Posted: August 1, 2007 in Peace

I went to the nursing home yesterday, and of all things, had a blast.

In spite of the fact that my oldest sister taught me the value of nursing home residents when I was a little boy, and in spite of the fact that I’ve been going to see my cool friend, Hezekiah, for years now, I still don’t generally look forward to going. It’s not that I’m scared (anymore), or that I get depressed (anymore). I’m not sure what it is, but I suspect it has something to do with my selfishness.

Anyway, I went to see Hezekiah yesterday.

When I punched the secret button to get in, the first person I saw was Miss Katie. I hadn’t seen Miss Katie in a long time, and I had suspected things weren’t good with her. Miss Katie is an oversized woman with oversized glasses, and her tongue protrudes from her mouth when she’s not talking. And she’s a flirt. She’s forever whispering to me about her boyfriends, telling me she loves me, and generally distraught over some unfortunate lover’s quarrel. She’s something else. It was so good to see her again, and especially good to see her looking so good! Instead of a worsening condition, something good must have been going on with her. She has lost weight and looks healthier than ever. After our hugs, she stopped everyone passing by to introduce me as her friend.

I went out to the smoking porch and found Hezekiah listening to his radio. Well, I found him slumped over sleeping in his wheelchair, but his radio was going. As always, he had a smile for me. And as always, when asked, he told me he was feeling good (which is followed up by telling me that he had dinner and breakfast). I brought him a catalog to look at per his request, something he periodically asks for by saying, “Bring me a book next time.”

On the smoking porch was a man I met last time I came, though I don’t yet know his name. I believe he is in the nursing home at the hands of a stroke. It’s evident that his mind moves slowly, as do his reactions, but he remembered me. In fact, he asked me where my daughter was since she came with me last time. I was touched that he remembered her.

Another gentleman arrived on the smoking porch. He had lost his right leg, and the stump sat uncovered on his wheelchair. I couldn’t help but look, but then I turned and tried not to stare.

Then came the new guy (to me, at least). Talk about a character! He was tall and skinny, and the best way I could describe him would be Richard Pryor on uppers, if you can imagine. He carried a Bible with him and spoke in a combination of jive and gibberish to the cadence of an auctioneer. I commented on the good book he had in his hand, to which he replied, “The best book in the world!” I expected to enter into a good religious discussion, but the rest of the conversation – the parts I could make out – went like this…

“You smoke cigarettes?” he said.
“No, not me.”
“I smoke cigarettes.”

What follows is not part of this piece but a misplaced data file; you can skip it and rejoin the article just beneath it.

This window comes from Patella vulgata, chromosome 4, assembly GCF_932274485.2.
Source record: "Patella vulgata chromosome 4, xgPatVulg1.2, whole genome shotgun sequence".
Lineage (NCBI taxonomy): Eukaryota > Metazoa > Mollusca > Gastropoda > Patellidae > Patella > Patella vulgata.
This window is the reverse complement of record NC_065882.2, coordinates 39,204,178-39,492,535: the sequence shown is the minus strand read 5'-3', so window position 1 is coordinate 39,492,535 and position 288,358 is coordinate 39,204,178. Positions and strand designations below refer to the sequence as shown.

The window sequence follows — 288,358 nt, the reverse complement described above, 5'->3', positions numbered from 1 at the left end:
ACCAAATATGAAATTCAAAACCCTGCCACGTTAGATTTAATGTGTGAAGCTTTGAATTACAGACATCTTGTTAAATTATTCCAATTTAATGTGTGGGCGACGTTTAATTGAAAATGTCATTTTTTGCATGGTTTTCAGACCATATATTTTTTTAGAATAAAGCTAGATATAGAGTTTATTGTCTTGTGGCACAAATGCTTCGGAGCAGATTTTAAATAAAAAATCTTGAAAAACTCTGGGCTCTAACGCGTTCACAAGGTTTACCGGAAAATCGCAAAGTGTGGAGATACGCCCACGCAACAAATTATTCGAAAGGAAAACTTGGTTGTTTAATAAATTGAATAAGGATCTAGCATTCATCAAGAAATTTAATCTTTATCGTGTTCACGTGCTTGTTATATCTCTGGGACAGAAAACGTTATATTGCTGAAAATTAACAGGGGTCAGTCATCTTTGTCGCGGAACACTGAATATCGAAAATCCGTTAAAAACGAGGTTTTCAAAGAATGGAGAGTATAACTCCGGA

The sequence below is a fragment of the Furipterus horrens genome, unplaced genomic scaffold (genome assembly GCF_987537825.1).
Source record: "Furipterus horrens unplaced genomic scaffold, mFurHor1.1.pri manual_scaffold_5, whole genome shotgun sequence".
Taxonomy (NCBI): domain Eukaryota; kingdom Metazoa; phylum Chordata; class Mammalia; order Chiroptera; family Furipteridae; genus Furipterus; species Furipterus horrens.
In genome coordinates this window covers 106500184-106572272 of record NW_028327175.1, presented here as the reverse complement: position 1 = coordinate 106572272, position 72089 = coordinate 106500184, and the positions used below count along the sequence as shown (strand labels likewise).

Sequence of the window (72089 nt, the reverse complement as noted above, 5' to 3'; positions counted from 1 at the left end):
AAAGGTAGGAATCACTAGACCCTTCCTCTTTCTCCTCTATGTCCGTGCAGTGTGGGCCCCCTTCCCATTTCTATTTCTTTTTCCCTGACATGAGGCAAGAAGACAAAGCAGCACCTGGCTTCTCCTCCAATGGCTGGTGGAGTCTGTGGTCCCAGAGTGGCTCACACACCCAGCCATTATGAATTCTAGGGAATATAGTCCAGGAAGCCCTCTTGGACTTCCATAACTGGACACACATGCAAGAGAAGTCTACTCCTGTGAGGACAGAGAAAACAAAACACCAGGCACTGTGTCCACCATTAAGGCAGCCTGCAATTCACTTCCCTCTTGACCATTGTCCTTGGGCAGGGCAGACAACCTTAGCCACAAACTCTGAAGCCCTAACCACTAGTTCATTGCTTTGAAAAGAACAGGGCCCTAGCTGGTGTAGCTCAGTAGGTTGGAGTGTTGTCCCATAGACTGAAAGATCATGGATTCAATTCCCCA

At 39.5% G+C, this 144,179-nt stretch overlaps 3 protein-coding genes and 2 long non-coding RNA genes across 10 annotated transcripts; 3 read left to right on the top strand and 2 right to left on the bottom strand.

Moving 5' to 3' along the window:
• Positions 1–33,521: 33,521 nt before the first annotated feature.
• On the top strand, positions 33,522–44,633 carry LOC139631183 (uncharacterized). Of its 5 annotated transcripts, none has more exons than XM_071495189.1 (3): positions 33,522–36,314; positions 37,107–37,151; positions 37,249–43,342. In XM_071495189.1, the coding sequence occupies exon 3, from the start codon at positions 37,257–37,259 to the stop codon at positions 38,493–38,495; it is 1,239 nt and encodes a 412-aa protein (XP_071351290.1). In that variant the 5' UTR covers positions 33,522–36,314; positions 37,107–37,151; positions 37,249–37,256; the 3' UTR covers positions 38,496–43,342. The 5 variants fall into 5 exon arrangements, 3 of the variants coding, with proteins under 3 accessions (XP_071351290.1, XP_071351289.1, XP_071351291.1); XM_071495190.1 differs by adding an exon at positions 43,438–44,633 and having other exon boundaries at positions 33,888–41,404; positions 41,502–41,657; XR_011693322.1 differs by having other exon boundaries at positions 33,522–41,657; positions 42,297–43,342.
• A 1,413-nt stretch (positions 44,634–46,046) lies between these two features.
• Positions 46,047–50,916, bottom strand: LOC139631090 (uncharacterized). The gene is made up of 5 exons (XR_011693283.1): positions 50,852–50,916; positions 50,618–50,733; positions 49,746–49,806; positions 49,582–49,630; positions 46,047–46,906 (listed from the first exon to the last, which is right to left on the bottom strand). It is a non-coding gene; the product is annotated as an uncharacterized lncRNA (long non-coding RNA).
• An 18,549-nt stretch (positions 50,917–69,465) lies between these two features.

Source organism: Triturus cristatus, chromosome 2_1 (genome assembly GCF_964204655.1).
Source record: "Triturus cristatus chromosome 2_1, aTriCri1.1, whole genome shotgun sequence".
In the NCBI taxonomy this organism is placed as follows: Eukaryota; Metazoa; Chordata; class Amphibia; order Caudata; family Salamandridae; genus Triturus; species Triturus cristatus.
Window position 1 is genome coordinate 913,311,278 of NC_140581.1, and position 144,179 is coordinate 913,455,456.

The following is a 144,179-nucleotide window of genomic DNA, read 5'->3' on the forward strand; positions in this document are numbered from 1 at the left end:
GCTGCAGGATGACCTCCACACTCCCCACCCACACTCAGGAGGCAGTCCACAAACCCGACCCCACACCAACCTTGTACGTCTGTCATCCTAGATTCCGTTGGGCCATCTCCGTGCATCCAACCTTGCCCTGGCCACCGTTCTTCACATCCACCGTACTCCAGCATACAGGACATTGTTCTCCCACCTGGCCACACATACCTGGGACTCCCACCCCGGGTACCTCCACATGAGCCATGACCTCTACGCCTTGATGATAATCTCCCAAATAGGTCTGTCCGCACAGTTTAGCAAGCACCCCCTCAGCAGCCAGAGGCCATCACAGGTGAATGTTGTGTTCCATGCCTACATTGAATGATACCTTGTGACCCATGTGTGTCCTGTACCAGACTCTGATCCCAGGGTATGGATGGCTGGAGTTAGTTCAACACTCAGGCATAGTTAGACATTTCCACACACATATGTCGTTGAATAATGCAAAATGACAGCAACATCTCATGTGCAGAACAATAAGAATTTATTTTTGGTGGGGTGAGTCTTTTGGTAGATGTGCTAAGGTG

“You drink beer?” he asked.
“No, cigarettes and beer make my tummy feel funny.”
“I drink beer.”
“You do.”
“Yeah. Budweiser.”

Changing the subject, I said, “I came to check on my buddy, Hezekiah. Makin’ sure he’s keeping all the women away!”

We laughed, and then he asked me to bring the women next time.

You can’t buy tickets for entertainment like I get at the nursing home.

When I left the smoking porch, my new friend asked my name and followed me back into the building. Before we parted ways, he gave me a fancy handshake and a hug and asked if I was coming back. I said I sure would, and he reminded me not to forget to bring the women.

Then I saw Mr. Flowers. I’ve never met a kinder person than Mr. Flowers. Every time I go to the nursing home and see him, he always offers me the most gracious smile and asks if I will say a prayer for him. He has always been so positive, but yesterday he said he had been down lately. But he felt like he was starting to overcome. I said a prayer for Mr. Flowers, and as always, he thanked me. But I thanked him yesterday. He inspires me a lot more than I could ever inspire him.

I punched in the code to exit the facility and ended up holding the door open for a sweet old man and his adult grandson who had come to visit. They were both smiling and heading outside to find a shady spot with a breeze. They both looked so happy.

I don’t know why I don’t look forward to going to the nursing home. In more ways than one, it is the neatest place in the whole world. Maybe, after all these years, I’m just beginning to notice.

  1. Ms Pamela says:

    Thanks for sharing your adventure. I love nursing homes too and also find inspiration there. I read once where they were sometimes called (appropriately enough) “heaven’s waiting rooms.”

  2. Danny says:

    Dude looks cool.

    Fess up- did you put the Cardinals cap on him?

  3. Al Sturgeon says:

    Guilty on the Cardinals hat! 🙂

    And thanks, Pamela. That is an appropriate name, huh?

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